Nevertheless, the Supreme Court held that the 1874 Legislature had the power to take what the 1846 Legislature had given. In the Court's words, newly elected legislators "have the same power of repeal and modification which [past legislators] had of enactment." Lawmakers cannot tie the hands of their successors.
In its 1932 decision in Reichelderfer v. Quinn, the Court established that Newton's holding applies as much to acts of Congress as it does to state laws. In that case, Congress previously enacted a law providing that a large plot of land in D.C. was "perpetually dedicated and set apart as a public park or pleasure ground for the benefit and enjoyment of the people of the United States." A later Congress, however, changed this law to require that a fire station be built on part of the set-aside land.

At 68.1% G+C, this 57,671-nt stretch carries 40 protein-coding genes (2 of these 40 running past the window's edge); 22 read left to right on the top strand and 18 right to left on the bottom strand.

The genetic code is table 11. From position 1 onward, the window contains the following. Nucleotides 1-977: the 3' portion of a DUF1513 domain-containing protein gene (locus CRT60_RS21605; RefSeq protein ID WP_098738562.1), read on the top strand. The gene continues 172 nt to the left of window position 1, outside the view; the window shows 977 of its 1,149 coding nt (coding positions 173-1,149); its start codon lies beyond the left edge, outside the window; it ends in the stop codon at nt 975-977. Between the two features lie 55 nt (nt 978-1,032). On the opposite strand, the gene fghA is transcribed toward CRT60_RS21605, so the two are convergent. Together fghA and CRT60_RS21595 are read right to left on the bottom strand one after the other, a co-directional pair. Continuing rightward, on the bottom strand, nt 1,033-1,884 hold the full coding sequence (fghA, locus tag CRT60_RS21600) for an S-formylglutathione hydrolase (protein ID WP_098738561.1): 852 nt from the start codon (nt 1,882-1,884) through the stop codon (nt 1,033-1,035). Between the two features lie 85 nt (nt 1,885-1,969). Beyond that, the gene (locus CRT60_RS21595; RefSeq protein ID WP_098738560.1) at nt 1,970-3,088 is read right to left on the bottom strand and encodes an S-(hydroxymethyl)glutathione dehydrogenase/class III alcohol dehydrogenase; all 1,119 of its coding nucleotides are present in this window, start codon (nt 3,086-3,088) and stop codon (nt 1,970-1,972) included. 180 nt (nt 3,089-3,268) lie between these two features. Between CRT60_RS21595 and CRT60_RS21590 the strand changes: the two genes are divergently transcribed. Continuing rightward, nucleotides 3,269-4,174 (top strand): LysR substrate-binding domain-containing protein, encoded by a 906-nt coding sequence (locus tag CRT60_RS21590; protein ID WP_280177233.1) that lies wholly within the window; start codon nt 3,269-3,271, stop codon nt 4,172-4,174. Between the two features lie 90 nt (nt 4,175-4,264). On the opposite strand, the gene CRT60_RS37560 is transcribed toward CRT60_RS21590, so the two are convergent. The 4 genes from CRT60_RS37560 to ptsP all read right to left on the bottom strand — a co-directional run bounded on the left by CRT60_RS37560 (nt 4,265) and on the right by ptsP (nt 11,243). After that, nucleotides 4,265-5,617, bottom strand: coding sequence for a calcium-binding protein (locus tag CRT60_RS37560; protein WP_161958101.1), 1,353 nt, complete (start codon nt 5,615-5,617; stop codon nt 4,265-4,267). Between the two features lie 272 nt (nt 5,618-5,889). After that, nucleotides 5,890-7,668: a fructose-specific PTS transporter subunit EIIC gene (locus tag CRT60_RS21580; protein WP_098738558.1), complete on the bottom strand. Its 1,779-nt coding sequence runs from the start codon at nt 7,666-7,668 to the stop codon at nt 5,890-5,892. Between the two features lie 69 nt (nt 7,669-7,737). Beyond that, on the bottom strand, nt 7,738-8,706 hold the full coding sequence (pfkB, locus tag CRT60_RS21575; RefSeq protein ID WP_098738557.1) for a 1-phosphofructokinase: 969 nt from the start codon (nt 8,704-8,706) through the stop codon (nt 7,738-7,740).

The justices unanimously rejected a challenge to this new law. Just as in Newton, "the will of a particular Congress ... does not impose itself upon those to follow in succeeding years."
Taken together, these two decisions open a narrow window every two years, when the Senate's newly elected members take their seats. During this time, only 51 senators (or 50 senators plus the vice president) are needed to change the filibuster's 60-vote threshold, eliminate the 30 hours of delay that the minority is allowed to demand between a successful cloture vote and a final vote on a filibustered bill, or even eliminate the filibuster entirely.
The reason why the filibuster exists is because the rules of the Senate say that it exists. Article I of the Constitution provides that "each House may determine the rules of its proceedings," so the Senate is allowed to create a rule requiring 60, 70, or even 100 votes before it can proceed with any business.